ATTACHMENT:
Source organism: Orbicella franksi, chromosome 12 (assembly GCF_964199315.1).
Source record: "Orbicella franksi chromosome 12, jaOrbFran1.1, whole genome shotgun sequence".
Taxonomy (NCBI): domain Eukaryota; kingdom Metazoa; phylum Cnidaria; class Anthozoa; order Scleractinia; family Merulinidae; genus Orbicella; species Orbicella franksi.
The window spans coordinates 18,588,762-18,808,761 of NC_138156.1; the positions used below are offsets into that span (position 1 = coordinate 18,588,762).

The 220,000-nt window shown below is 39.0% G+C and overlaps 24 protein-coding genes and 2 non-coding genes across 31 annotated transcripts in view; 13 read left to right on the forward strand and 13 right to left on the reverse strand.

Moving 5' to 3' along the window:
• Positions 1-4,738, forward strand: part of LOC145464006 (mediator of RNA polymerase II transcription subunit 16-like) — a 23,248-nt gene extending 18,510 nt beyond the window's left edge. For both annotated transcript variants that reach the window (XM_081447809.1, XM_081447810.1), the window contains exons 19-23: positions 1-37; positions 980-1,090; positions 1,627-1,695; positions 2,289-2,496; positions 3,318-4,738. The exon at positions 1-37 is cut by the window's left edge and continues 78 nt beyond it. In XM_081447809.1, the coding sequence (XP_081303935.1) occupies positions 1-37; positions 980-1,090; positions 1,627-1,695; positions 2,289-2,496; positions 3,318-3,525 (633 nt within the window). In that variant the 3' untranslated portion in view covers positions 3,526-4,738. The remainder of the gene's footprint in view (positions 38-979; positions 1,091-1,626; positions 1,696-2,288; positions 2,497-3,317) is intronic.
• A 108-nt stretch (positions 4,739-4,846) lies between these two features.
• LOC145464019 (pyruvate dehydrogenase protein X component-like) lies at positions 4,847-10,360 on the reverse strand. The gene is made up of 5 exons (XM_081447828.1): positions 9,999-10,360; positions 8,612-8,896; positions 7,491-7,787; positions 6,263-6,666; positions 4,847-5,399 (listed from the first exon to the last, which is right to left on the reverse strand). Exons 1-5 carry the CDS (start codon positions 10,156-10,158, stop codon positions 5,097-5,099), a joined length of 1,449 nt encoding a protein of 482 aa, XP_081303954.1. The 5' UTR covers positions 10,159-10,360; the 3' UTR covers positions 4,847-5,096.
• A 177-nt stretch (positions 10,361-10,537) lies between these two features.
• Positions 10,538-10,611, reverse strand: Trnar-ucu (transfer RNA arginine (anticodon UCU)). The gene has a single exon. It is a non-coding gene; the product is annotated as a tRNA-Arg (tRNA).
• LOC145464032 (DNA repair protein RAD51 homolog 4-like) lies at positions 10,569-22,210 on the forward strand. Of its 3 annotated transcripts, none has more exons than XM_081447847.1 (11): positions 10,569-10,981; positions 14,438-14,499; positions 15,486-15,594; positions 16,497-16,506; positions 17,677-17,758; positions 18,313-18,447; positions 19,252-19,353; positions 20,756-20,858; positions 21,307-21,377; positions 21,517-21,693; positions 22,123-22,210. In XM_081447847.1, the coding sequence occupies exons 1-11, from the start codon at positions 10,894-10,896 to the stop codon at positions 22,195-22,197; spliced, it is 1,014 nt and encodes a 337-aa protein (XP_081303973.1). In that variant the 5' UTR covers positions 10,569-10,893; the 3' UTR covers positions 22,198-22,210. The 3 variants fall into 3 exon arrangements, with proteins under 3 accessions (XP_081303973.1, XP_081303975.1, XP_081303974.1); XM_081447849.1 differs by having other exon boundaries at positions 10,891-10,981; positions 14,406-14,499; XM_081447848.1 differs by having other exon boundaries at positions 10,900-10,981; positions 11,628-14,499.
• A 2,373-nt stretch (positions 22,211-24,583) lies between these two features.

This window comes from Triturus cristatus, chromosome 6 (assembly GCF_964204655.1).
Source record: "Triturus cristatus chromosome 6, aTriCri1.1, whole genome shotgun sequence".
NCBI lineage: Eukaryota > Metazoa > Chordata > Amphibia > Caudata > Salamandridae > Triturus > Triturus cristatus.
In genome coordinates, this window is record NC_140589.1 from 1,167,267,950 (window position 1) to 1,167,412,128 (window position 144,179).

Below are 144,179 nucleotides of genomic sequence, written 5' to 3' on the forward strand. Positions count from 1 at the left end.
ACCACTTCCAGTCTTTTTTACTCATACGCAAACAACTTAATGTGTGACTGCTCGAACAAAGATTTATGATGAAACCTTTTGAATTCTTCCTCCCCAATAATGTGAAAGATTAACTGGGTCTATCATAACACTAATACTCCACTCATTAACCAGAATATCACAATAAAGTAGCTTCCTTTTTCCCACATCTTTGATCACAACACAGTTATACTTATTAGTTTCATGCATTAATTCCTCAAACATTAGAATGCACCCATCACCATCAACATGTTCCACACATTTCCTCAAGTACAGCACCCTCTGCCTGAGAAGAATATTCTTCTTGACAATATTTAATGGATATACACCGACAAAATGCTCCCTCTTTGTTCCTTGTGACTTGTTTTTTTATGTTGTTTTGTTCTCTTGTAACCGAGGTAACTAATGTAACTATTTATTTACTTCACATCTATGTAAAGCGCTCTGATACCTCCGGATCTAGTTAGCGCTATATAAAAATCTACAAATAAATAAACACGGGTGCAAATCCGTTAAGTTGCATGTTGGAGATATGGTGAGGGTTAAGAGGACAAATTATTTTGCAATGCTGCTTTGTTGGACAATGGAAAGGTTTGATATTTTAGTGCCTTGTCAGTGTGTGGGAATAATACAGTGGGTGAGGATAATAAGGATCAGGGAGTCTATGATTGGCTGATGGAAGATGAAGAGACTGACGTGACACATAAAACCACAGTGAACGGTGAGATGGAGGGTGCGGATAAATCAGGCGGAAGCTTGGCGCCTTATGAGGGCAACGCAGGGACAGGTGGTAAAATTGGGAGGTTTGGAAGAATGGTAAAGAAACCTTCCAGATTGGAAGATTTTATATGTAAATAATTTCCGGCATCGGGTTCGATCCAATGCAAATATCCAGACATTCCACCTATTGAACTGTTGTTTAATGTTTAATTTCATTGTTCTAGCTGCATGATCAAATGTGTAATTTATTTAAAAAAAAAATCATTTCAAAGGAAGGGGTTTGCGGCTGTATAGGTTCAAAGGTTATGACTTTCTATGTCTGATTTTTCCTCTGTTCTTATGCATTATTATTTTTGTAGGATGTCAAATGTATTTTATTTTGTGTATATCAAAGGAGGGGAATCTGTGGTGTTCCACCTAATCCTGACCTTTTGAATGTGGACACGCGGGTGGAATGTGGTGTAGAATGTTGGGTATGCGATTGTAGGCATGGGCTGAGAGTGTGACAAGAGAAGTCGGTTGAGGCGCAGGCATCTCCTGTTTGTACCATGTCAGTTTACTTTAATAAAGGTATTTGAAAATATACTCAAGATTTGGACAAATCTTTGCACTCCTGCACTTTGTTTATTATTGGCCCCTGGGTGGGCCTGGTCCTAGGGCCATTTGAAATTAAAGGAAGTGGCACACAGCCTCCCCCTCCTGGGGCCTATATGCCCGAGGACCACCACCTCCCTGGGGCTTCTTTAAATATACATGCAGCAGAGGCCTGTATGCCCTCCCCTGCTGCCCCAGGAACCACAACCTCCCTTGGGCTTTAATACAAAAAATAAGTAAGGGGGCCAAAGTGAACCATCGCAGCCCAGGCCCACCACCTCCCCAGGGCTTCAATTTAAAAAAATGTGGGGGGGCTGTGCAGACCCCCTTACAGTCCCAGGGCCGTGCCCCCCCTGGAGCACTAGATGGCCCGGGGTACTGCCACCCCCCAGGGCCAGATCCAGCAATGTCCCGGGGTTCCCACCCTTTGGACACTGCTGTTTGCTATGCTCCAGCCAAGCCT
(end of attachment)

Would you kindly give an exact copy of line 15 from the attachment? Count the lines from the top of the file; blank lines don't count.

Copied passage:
Source record: "Triturus cristatus chromosome 6, aTriCri1.1, whole genome shotgun sequence".